A Vancouver man who reached the summit of Mount Everest during the same period a Canadian woman and four others died on the mountain doesn’t believe new regulations are needed to prevent more loss of life by adventurers trying to climb the world’s tallest peak.
Steve Curtis, a 31-year-old entrepreneur, said meticulous planning and preparedness was the key to his successful summit on May 19. That same weekend, Shriya Shah-Klorfine of Toronto and four others, including a climber in Mr. Curtis’s group, died on the mountain.
“Everest is a mountain that people die on,” Mr. Curtis said in an interview Sunday. “People should know that and expect it.”
Mr. Curtis said he and his climbing partner, Vancouver real estate agent Sam Wyatt, employed three English-speaking Sherpas between them, had back-up equipment and oxygen and had even sought the help of a personal weather forecaster in addition to the extensive physical training they underwent to prepare for the gruelling climb.
There have been calls for more regulations for climbers trying to scale Everest following the deaths of Ms. Shah-Klorfine and four others. But Mr. Curtis, who was soaking up some sunshine on a Vancouver patio on Sunday afternoon, said people should have the personal freedom to take on Everest.
“People choose to go. It’s about educating people to the risks,” he said.
The 31-year-old, who climbed the mountain in part to raise money for Take a Hike, a charity for at-risk youth, said he saw a number of bodies on his way up and during his descent down the north side of the mountain. Ms. Shah-Klorfine died on the south side of the mountain, which was more crowded with scores of climbers trying to make the ascent during a break in the weather.
A team of Sherpas trying to retrieve her body have had to retreat to the mountain’s base camp to regroup for what is expected to be their last chance of the season.
Mr. Curtis, who runs a consumer products company and describes himself as “an aspiring Richard Branson,” said the risk of dying and being left on the mountain is one that all climbers must accept.
“I do think that as a last place of rest, I wouldn’t mind my body being there,” he said.
The Sherpas were able to reach the body of Ms. Shah-Klorfine, which was lying at about 8,300 metres, and brought it down about 500 metres on Saturday. But one Sherpa suffered a fall and the weather turned against them.
The team left the body there and went down to Camp 3 to sleep. In the face of continuing bad weather, expedition manager Ganesh Thakuri said Sunday, they went back to base camp.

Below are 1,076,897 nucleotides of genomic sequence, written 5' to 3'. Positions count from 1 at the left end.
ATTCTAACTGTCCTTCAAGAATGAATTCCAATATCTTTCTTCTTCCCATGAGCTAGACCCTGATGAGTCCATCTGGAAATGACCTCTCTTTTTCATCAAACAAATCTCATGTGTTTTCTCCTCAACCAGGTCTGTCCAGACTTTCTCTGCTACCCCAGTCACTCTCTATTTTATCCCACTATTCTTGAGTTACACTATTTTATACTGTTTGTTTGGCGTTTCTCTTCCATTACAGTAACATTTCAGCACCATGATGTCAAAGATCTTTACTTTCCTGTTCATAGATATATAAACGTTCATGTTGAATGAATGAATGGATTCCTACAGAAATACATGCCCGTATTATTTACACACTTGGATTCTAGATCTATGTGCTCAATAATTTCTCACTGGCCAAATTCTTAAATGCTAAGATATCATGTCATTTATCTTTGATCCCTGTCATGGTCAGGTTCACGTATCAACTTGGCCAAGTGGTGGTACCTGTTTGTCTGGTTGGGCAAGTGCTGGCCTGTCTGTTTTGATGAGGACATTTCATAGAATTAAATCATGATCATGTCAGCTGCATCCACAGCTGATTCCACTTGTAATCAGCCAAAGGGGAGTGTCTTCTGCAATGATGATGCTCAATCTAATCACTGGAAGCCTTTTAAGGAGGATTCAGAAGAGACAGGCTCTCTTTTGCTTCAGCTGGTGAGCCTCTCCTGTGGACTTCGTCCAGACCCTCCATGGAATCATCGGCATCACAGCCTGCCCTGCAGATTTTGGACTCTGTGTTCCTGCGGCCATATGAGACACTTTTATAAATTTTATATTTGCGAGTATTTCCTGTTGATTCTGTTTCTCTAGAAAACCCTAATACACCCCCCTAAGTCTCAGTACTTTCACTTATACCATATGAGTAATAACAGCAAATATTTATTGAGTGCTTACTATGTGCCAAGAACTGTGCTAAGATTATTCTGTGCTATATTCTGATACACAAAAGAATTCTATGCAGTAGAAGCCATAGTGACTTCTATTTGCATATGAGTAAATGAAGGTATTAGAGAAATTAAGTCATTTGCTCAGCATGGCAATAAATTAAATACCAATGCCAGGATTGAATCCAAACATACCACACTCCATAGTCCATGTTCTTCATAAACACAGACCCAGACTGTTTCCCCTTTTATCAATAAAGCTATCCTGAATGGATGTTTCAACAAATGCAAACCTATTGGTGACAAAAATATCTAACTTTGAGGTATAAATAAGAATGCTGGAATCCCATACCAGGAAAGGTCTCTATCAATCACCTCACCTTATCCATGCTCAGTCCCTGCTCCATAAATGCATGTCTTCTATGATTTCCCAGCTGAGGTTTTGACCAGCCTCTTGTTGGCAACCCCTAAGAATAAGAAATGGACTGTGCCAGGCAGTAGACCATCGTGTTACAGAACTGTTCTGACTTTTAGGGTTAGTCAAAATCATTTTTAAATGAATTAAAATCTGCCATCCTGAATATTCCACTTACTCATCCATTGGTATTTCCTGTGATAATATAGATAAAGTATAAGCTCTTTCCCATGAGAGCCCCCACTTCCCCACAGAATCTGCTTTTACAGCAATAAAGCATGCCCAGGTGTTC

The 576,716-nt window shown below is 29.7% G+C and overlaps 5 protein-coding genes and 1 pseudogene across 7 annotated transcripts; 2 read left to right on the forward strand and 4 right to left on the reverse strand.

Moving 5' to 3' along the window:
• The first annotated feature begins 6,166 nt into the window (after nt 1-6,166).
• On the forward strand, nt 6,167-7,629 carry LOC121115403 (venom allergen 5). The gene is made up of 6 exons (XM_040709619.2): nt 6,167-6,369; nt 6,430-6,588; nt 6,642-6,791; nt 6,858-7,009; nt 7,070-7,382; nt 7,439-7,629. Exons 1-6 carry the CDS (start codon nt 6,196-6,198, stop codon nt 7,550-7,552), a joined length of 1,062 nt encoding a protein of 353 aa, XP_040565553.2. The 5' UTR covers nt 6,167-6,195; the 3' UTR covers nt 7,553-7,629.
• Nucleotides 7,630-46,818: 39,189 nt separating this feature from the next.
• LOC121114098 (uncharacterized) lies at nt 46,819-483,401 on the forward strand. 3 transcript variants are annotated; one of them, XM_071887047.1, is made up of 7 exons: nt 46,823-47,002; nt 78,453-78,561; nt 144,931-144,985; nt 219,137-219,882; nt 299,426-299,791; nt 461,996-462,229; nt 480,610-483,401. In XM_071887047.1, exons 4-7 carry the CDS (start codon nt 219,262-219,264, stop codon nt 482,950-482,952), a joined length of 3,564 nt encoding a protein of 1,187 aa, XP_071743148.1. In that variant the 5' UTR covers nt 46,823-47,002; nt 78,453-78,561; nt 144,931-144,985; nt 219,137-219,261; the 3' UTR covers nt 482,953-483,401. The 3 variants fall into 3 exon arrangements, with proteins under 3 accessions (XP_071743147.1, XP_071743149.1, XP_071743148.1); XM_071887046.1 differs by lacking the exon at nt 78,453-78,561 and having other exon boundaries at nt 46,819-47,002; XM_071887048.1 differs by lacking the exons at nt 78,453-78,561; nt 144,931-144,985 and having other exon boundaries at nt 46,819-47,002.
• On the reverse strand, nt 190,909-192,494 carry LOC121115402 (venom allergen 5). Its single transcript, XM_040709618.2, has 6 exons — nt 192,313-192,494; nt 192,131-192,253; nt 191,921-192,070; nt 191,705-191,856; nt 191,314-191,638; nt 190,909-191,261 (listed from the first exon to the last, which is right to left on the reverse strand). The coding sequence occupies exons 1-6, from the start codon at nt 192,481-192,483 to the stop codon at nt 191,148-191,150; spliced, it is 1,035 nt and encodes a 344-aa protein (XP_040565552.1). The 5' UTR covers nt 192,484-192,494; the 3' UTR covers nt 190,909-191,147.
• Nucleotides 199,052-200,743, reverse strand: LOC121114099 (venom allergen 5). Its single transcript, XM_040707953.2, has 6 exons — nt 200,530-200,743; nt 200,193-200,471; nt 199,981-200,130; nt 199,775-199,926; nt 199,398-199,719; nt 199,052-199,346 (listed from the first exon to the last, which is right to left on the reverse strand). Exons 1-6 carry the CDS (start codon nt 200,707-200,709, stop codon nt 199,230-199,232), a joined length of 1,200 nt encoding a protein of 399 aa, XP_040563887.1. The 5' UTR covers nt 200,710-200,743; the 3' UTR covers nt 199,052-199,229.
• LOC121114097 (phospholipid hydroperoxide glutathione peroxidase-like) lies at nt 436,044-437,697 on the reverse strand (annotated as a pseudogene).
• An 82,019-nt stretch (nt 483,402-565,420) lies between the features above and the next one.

Mr. Thakuri said he is trying to arrange for another three Sherpas from among those at base camp, but all are exhausted from a season of climbing. It would take too long to get fresh people up to the base camp.
Mr. Thakuri hopes a full team will be assembled by Monday for a final effort at retrieval, but they are racing against time. In late May, rising temperatures and thawing ice force the removal of equipment that helps climbers get past the dangerous Khumbu Icefall.
“Within four days all the ropes on the route will be removed,” Mr. Thakuri said from Nepal. “In this case we will not be able to send our people.”
He said that it would take two days to get back up to the body and another day to bring it down, weather permitting. This leaves them a very narrow window to start a final attempt.
“Definitely by tomorrow,” Mr. Thakuri said. “Tomorrow at the latest.”
If they can’t go, Ms. Shah-Klorfine’s body will remain on the exposed mountain until October, when the next climbing season starts.
Ms. Shah-Klorfine grew up in Everest’s shadow in Kathmandu, before moving to Mumbai with her parents and then to Toronto with her husband. She had dreamed of scaling the mountain since she was 9.
For the past two years, Ms. Shah-Klorfine had been walking and running 19 kilometres a day with 20 kilograms strapped to her back to prepare for the climb. She and her husband put off having children so she could climb the mountain, and remortgaged their house to raise about $100,000 for the trek.
Ms. Shah-Klorfine’s husband, Bruce Klorfine, said in an e-mail he will be in Nepal on Monday.
“I hope [the Sherpas]will be successful, but especially wish for them to return safely,” he wrote Saturday morning.
If his wife’s body is recovered, he said a funeral service will be held in Nepal, where she has family.
Darren Klorfine, Ms. Shah-Klorfine’s brother-in-law, said that although the body is now in a more retrievable spot, he’s worried the Sherpas won’t able to go back for it in time. “I think my brother will have a lot more peace once this is all settled and over with,” he said.
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